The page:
When location technician 6 searches for a particular type of utility line marked with a set of passive markers of one marker type, marker locator 1 will typically transmit and “listen for” the one resonate signal associated with the sought after type of passive marker. As a result, location technician 6 does not intend to activate and detect other types of markers marking other utility lines. For example, if looking for power cable markers at 169.8 kHz, a nearby water main marker, which is tuned to resonate at 145.7 kHz, should not activate, and thus, should not emanate a signal to marker locator 1 within the band of the power cable marker. In practice, however, the marker positioned near the surface identifying the water main can radiate electromagnetic energy appropriate for the power cable marker. Such saturation may cause a false indication of the presence of the first type of markers. If not compensated, a detector searching for one type of marker may erroneously indicate the presence of that marker due to detection of energy radiated from another type of marker.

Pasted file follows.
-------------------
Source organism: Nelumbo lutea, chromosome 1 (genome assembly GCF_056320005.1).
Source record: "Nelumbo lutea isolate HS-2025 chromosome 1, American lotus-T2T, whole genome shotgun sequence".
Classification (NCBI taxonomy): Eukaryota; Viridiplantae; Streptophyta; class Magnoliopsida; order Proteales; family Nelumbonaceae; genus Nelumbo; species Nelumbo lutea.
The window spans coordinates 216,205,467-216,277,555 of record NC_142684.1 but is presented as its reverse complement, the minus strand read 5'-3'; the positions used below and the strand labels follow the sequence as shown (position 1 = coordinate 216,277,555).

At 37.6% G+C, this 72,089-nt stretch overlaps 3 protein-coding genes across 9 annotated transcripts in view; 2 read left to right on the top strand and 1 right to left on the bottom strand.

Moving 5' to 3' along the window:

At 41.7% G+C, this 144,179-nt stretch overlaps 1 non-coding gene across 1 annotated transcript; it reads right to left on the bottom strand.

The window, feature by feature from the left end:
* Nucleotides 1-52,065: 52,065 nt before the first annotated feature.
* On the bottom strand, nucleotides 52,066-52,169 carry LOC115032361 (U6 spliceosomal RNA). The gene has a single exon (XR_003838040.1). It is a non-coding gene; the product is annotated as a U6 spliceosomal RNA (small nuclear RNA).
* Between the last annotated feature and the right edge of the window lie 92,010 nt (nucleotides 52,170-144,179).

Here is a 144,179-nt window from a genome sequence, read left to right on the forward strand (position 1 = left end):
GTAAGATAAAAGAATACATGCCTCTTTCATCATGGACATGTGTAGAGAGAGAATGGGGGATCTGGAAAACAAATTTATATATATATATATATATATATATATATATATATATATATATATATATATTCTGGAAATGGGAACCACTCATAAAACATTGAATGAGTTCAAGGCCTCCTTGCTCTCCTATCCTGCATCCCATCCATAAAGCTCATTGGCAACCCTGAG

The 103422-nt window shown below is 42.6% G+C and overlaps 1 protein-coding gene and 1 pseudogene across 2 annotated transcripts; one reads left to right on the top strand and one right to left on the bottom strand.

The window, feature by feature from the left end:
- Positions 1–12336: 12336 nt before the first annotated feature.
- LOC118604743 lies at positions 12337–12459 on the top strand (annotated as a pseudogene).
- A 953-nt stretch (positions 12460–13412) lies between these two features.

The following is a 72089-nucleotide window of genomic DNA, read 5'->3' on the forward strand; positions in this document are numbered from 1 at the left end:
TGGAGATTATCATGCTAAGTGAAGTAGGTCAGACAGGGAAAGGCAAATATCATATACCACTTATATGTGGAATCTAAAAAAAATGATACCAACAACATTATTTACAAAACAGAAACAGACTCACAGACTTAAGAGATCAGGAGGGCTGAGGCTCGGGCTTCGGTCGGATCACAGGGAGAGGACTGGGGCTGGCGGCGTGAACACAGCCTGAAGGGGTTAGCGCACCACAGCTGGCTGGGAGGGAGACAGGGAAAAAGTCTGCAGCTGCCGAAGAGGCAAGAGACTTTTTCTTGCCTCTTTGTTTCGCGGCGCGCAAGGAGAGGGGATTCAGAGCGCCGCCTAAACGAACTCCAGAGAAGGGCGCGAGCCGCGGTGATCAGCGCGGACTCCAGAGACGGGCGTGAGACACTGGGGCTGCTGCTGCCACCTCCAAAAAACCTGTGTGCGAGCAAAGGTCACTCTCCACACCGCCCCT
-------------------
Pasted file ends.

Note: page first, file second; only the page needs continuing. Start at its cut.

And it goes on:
FIG. 7 illustrates the “neighbor detection” problem described above. FIG. 7 illustrates the effect of strong signal 801 emanating from an F2-type marker preset to resonant frequency f2 buried near the surface. The absorption band of the F2-type marker can be broad enough to absorb and radiate electromagnetic radiation from marker locator 1 that is set to radiate at frequency f1 appropriate for detection of F1-type markers. The signal received from a marker closer to marker locator 1 can be a stronger signal than the signal received from a more distant marker. Marker locator 1 transmits pulse 223 then pauses 224 before sending the next pulse. During pause 224, the marker detector searches for F1-type markers with energy at resonant frequency f1. Marker locator 1 takes the measurement 804 that may appear to come from an F1-type marker emanating signal 803, but is actually part of the energy spectrum radiated by the F2-type marker.